User profile: voltaire

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Forums > Living in Kunming > Full Lunar Eclipse this Saturday, Dec. 10

Hi all, thought you might be interested in this.

The last full lunar eclipse to occur until 2014 is on THIS SATURDAY, the 10th of December.

The eclipse will not be fully visible to much of the world, but lucky Yunnan residents get to see the whole thing! (Check out for a world map).

Having seen a similar event earlier this year in India, I can recommend making the effort to get out and see it.

The local timings for viewing the event in Kunming, courtesy of NASA at, are as follows.

The initial penumbral (partial / 'shadow cast by the edge of the earth's atmosphere') eclipse begins at 19:34.

The partial umbral (actual hard shadow from the earth) eclipse begins at 20:46.

The total eclipse begins at 22:06. As this begins, be on the look out for special colours on the moon. Once it sets in, the moon will apparently be coloured with a reddish or orange hue of unknown nature, due to unpredictable atmospheric conditions at the time. Mid-eclipse will occur almost half an hour later at 22:32. The total eclipse will end at 22:57. The partial eclipse will end at 00:18 and the penumbral eclipse will end at 01:30AM on Sunday, December 11.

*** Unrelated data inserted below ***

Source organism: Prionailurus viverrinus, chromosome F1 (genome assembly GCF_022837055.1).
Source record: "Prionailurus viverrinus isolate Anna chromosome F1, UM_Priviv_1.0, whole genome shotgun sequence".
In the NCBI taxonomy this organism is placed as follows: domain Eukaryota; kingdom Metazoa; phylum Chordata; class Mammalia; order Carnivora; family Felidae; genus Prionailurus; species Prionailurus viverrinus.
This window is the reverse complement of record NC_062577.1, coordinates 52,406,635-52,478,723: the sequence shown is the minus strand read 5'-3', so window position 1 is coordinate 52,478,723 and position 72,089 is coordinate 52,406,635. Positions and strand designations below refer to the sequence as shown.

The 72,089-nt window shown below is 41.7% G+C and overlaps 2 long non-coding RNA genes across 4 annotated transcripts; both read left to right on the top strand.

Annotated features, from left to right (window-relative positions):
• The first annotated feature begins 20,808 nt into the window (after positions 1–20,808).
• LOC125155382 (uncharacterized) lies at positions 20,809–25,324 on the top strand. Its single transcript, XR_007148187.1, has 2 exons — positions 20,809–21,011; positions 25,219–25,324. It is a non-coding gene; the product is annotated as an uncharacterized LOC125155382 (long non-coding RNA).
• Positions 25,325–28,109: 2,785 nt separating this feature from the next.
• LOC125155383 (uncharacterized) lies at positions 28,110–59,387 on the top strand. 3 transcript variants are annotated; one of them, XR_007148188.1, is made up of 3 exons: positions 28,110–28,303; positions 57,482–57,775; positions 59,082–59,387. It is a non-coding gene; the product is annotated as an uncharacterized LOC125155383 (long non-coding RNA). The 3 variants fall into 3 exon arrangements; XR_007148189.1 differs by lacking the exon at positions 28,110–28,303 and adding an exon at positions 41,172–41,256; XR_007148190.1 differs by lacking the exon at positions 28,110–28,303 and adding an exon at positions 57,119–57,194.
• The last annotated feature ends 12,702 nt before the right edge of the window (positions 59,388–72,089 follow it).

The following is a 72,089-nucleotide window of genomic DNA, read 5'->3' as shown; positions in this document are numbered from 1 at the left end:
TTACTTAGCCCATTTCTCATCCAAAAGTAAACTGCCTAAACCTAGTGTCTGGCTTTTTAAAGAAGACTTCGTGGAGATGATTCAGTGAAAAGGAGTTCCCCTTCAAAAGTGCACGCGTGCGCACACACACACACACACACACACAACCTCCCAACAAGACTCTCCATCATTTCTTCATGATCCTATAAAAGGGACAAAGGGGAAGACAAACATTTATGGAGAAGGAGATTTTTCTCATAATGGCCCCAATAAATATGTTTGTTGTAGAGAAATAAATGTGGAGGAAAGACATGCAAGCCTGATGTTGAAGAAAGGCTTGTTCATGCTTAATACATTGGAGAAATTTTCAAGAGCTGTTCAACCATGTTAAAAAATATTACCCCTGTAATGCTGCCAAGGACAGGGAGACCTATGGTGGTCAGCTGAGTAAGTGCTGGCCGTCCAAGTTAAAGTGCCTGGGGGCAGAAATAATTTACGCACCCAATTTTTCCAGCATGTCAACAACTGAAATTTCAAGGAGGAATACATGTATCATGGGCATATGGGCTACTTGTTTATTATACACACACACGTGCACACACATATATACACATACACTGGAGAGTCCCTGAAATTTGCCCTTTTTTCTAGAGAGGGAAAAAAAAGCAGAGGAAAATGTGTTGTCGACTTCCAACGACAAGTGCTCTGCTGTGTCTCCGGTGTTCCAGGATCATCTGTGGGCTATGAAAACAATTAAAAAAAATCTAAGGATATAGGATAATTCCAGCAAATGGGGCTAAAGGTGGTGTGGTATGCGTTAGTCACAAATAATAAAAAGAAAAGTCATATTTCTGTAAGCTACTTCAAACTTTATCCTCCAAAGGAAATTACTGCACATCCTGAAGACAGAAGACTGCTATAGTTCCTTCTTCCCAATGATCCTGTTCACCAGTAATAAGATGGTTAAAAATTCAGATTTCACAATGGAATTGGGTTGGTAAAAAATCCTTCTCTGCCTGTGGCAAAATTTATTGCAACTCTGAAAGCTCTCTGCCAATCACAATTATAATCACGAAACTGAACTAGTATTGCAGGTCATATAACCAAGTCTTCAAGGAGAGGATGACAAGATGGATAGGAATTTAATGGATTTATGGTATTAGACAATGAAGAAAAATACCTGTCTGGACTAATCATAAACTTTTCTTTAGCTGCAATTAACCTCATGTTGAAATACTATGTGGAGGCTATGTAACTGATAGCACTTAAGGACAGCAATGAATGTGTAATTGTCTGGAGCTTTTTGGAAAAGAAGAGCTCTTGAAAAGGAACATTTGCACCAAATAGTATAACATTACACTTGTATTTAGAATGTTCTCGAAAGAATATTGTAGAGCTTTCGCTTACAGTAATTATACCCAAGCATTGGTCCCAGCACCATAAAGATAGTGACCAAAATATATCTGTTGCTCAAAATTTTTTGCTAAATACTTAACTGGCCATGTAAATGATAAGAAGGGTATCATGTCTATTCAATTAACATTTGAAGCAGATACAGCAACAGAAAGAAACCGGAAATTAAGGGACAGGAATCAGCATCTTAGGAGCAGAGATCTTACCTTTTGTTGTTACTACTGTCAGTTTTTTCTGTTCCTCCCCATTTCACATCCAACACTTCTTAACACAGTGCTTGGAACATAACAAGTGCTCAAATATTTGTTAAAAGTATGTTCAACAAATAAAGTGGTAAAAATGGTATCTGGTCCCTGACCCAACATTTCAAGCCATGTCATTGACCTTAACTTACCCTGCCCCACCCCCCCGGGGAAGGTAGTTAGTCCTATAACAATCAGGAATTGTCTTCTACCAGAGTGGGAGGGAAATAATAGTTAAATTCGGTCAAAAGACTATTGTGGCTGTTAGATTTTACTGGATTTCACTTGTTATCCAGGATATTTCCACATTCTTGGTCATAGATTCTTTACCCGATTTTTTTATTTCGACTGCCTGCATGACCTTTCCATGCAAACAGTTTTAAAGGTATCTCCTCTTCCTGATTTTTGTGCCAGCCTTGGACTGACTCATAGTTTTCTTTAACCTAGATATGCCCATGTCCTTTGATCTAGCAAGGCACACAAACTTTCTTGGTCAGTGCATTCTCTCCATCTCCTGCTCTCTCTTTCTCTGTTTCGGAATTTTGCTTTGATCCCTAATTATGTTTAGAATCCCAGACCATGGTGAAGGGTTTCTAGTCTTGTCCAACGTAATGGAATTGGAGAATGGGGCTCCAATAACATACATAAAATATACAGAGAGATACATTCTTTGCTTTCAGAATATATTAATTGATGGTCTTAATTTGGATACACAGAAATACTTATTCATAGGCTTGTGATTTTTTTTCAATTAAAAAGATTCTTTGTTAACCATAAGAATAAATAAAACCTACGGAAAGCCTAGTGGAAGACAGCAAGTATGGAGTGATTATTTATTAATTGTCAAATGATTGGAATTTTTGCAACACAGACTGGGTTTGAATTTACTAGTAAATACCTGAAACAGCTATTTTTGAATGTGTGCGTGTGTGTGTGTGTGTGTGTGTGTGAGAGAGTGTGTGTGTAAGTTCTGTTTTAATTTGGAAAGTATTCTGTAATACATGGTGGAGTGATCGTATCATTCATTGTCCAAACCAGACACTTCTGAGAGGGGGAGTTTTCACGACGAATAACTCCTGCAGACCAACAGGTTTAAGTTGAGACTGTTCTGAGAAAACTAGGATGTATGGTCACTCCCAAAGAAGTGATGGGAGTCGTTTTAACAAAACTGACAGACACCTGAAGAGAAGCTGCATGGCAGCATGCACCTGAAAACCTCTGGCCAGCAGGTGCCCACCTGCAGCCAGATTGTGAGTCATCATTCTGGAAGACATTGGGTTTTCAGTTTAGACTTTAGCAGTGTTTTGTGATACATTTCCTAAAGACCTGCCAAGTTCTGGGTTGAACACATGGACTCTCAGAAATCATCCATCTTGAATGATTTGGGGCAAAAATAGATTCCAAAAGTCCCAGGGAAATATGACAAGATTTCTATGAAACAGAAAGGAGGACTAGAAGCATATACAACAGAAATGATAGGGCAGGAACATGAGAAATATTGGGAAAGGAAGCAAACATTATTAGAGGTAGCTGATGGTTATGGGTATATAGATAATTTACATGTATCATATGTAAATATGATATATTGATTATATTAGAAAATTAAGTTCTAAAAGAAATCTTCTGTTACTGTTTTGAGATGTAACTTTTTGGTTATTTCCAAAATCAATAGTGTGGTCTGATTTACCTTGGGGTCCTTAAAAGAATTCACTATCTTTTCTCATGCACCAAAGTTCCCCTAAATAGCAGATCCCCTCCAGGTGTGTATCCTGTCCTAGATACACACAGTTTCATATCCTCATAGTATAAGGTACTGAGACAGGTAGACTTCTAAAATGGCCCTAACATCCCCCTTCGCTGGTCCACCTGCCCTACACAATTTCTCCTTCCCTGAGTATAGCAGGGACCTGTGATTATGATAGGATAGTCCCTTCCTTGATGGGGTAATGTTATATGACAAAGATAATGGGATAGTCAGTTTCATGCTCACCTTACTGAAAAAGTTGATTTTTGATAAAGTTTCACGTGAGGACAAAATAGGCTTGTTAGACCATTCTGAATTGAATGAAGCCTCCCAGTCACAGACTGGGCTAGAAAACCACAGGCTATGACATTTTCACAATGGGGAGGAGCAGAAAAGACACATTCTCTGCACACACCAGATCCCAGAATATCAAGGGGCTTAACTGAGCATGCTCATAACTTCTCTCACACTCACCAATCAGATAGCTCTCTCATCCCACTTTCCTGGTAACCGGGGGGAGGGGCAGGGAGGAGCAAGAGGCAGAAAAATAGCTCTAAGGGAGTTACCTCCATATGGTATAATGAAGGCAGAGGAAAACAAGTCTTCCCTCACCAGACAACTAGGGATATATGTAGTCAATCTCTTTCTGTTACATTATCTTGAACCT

It might be worth getting a little out of town to see this. I'm thinking of going to see from the cemetery parking lot on Yu'an Shan, accessible by a small road leading off the main one up to Bamboo Temple. To get there, head directly west from Xuefu Lu / Huangtupo.

If someone has a car I'd appreciate a lift!


Forums > Food & Drink > Healthy options - identity crisis.

Hi Tigertiger.

I run ... there's some dishes there you might like to take a look at. Going vegan or at least vegetarian would definitely help you.

In terms of eating decent low-fat western food outside, I would recommend:

- Small veggie pesto salad at Salvadors (very filling)

- Salads at Prague Cafe (though a little pricey)

Unfortunately much western food is simply bad for you in terms of cholesterol. Quiche, pizzas, hamburgers, heavy chunks of meat, etc. Lots of Chinese food you buy outside is also very oily, though. You can reduce the amount of oil you are eating by choosing good restaurants, ordering carefully and eating less.

Try going to a good Chinese restaurant (I recommend Kadilan, opposite Mandarin books) and ordering some vegetables you've never eaten before. The white root plant 'zi er gen', cucumber, mushrooms, tofu and tomato, various leafy greens, broccoli, etc. are all tasty and much better for heart conditions than meat dishes.

Also, drinking a glass of red wine every night is supposed to help reduce the incidence of heart problems.

Stay away from any regular consumption of sugary foods. One of the worst is beer, but also fizzy drinks like sodas. Move from beer to wine: feel better, drink less.

If you are smoking, stop. When I've succeeded in stopping for weeks or months in the past a combination of exercise and locking myself at home with DVDs or a computer game or some good books has been a good method. Also, travel in a low-pressure environment (Thailand, etc.) can be a good way to keep the mind off the habit.

Consider getting in to cooking a lot more ... the veggie markets in Yunnan are some of the best in the world and you can really eat well here. Ultimately, eating at home gives you the most control over what you will consume and in what quantity.